Cape Verde: History, Culture & Economy


The Republic of Cape Verde (pronounced /ˌkeɪp ˈvɜrd/ Portuguese: Cabo Verde,pronounced [ˈkabu ˈveɾdɨ]; Kabuverdianu: Kabu Verdi) is an island country, spanning an archipelago located in the Macaronesia ecoregion of the central Atlantic Ocean, off the coast of West Africa, close to Mauritania and Senegal.

It is slightly over 4,000 square kilometres (1,500 sq mi) in area, with an estimated population of over 500,000. The capital of Cape Verde is Praia. The previously uninhabited islands were discovered and colonised by the Portuguese in the 15th century and attainedindependence from Portugal in 1975.

Cape Verde is classified as a developing country since 2007. About 20% of the population lives below the poverty threshold. Having scarce natural resources, it was in the past an important location in the maritime commercial routes through the Atlantic (between Europe, Africa and America), but currently its economy is mostly service-oriented, with a growing focus on tourism, which benefits from the islands’ warm climate throughout the year.

Politically, the country is a very stable democracy, having been distinguished several times among African nations for its stability (no wars were ever fought in its territory), constant growth, and improvement of living conditions, despite its lack of natural riches.

The islands of the Cape Verde archipelago were discovered by Italian and Portuguese navigators around 1456. According to Portuguese official records the first discoveries were made by Genoese born Antonio de Noli, who was afterwards appointed governor of Cape Verde by Portuguese King Afonso V. Other navigators mentioned as contributing with discoveries in the Cape Verde archipelago are Diogo Gomes, Diogo Dias, Diogo Afonso and the Italian Alvise Cadamosto.

Before the arrival of Europeans, the Cape Verde Islands were uninhabited. In 1462,Portuguese settlers arrived at Santiago and founded a settlement they called Ribeira Grande (now called Cidade Velha, to avoid being confused with the town of Ribeira Grandeon the Santo Antão island). Ribeira Grande was the first permanent European settlement in the tropics.

Farming, the main economic activity, is severely limited by the small annual rainfall and extensive soil erosion; more than 80% of the country’s food must be imported. Cape Verde has considerable underground reserves of water, but extraction has proved extremely costly. The main crops are bananas, corn, beans, sweet potatoes, sugarcane, coffee, and peanuts. Goats, hogs, cattle, and sheep are raised. Tuna and lobster are the main catches of a small but potentially rich fishing industry. Salt is extracted and there are unexploited gypsum deposits. The islands’ industries include food processing, salt mining, ship repair, the manufacture of shoes and clothing, and tourism, which is increasingly important to the economy.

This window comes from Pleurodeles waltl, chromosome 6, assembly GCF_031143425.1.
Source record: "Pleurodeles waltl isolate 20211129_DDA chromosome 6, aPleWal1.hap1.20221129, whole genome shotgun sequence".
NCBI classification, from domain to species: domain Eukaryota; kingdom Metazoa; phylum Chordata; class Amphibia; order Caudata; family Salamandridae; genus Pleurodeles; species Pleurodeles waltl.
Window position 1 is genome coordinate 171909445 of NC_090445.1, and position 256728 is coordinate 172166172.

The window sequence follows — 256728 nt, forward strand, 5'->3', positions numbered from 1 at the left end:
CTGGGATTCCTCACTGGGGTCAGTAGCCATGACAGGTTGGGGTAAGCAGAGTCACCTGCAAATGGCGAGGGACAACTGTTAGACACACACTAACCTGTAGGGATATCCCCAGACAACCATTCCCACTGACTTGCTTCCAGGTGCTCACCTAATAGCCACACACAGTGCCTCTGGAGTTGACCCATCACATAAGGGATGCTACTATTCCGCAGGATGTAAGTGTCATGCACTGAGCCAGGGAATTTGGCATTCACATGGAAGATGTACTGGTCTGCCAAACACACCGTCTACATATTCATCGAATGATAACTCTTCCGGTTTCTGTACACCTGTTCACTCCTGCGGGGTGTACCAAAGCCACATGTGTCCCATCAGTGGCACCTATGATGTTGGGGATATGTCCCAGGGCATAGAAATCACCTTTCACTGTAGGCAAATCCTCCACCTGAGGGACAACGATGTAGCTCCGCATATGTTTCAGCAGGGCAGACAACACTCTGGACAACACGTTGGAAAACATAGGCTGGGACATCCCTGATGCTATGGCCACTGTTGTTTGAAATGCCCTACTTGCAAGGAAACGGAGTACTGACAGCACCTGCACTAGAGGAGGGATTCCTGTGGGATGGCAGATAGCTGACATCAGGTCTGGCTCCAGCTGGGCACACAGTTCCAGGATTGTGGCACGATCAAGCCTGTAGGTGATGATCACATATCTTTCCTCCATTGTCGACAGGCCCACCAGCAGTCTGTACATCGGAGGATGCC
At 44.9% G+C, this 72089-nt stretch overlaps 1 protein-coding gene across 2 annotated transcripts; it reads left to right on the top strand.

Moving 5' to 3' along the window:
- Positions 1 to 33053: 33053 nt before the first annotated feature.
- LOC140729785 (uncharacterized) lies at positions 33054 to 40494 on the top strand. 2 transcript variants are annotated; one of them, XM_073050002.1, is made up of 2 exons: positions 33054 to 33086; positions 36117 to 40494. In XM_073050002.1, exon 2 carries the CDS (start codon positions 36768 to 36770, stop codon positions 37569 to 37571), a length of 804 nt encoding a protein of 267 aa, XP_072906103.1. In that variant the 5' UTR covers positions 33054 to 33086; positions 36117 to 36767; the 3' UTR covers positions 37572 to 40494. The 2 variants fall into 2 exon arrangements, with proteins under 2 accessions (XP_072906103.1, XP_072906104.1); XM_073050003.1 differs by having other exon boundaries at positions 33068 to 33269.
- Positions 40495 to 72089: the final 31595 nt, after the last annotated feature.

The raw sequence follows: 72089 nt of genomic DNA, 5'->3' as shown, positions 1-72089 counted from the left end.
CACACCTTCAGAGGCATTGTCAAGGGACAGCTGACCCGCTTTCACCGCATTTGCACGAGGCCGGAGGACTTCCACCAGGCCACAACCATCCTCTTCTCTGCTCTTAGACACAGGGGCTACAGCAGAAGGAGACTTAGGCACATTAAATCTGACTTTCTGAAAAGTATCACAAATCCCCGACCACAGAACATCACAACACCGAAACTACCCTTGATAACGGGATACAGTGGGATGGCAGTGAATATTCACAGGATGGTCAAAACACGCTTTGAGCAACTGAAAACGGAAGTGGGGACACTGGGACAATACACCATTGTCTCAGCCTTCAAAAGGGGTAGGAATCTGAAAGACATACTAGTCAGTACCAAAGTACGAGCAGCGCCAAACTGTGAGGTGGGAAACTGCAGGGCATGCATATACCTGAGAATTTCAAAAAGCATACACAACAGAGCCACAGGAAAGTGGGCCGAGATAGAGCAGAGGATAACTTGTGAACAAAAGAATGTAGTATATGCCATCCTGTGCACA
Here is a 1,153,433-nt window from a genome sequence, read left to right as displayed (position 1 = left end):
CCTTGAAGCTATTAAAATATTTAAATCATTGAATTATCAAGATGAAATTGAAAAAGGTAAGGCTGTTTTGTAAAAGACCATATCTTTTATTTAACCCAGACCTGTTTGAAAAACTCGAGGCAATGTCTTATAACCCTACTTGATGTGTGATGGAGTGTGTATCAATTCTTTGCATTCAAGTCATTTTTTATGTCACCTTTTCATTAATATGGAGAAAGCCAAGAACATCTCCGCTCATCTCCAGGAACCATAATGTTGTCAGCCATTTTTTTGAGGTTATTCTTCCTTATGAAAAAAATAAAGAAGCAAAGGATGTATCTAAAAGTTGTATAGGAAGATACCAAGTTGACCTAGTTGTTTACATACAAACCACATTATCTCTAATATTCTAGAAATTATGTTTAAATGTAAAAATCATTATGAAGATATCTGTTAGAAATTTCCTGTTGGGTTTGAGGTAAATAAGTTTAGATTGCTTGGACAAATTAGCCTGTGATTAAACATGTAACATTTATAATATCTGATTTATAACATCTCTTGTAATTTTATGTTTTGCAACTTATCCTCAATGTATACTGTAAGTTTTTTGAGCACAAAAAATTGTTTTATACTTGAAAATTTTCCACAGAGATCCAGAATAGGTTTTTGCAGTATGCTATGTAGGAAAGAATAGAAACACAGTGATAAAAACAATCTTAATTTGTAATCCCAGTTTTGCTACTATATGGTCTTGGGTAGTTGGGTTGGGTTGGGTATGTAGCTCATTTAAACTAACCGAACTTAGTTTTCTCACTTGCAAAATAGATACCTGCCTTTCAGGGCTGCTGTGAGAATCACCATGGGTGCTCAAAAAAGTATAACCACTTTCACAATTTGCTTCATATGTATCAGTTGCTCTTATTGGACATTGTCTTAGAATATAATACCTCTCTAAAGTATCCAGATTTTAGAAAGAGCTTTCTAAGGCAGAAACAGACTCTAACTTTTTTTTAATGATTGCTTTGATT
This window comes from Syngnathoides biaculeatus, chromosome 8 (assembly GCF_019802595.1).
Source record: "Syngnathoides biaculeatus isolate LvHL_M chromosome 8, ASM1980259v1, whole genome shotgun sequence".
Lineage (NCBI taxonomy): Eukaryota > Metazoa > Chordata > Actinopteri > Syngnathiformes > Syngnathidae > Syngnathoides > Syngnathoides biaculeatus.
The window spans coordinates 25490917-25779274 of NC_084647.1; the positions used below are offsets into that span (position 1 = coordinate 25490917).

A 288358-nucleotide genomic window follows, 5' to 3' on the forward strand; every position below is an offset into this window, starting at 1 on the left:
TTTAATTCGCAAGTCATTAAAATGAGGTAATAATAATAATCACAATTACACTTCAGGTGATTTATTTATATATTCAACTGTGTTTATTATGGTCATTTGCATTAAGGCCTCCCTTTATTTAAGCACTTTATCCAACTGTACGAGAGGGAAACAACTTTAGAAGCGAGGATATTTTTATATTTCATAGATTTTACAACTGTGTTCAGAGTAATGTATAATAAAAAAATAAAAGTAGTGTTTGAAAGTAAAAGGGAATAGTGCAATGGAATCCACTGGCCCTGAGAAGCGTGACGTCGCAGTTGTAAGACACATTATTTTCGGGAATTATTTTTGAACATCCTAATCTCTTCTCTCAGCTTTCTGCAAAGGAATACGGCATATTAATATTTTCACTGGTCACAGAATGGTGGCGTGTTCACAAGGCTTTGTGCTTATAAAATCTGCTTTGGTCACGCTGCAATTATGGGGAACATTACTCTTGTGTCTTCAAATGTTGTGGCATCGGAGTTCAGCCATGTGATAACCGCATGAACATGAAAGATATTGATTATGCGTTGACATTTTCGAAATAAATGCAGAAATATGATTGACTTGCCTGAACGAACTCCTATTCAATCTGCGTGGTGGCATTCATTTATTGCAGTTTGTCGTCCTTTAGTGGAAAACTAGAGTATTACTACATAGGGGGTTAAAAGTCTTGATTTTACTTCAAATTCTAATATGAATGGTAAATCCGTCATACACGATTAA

The islands carry on a small foreign trade, mostly with Portugal, Spain, and other European Union countries; the annual cost of imports is usually much higher than export earnings. The main imports are foodstuffs, industrial products, transportation equipment, and fuels; the leading exports are fuel, shoes, garments, fish, and hides. Cape Verde’s expatriate population is greater than its domestic one, and remittances from emigrants living in the United States, Portugal, and Africa constitute an important supplement to the islands’ economy.

Cape Verdean social and cultural patterns are similar to those of rural Portugal and Africa. Football games and church activities are typical sources of social interaction and entertainment. The traditional walk around the praça (town square) to meet friends is practiced regularly in Cape Verde towns. In towns with electricity, television is available on two channels (Cape Verdean and Portuguese).

Cape Verdean literature is one of the richest of Lusophone Africa. Famous poets include Paulino Vieira, Manuel de Novas, Sergio Frusoni, Eugénio Tavares, and B. Léza, and famous authors include Baltasar Lopes da Silva, António Aurélio Gonçalves, Manuel Lopes, Orlanda Amarílis, Henrique Teixeira de Sousa, and Germano Almeida.

Notes from Wikipeda and

A'Keiba Burrell
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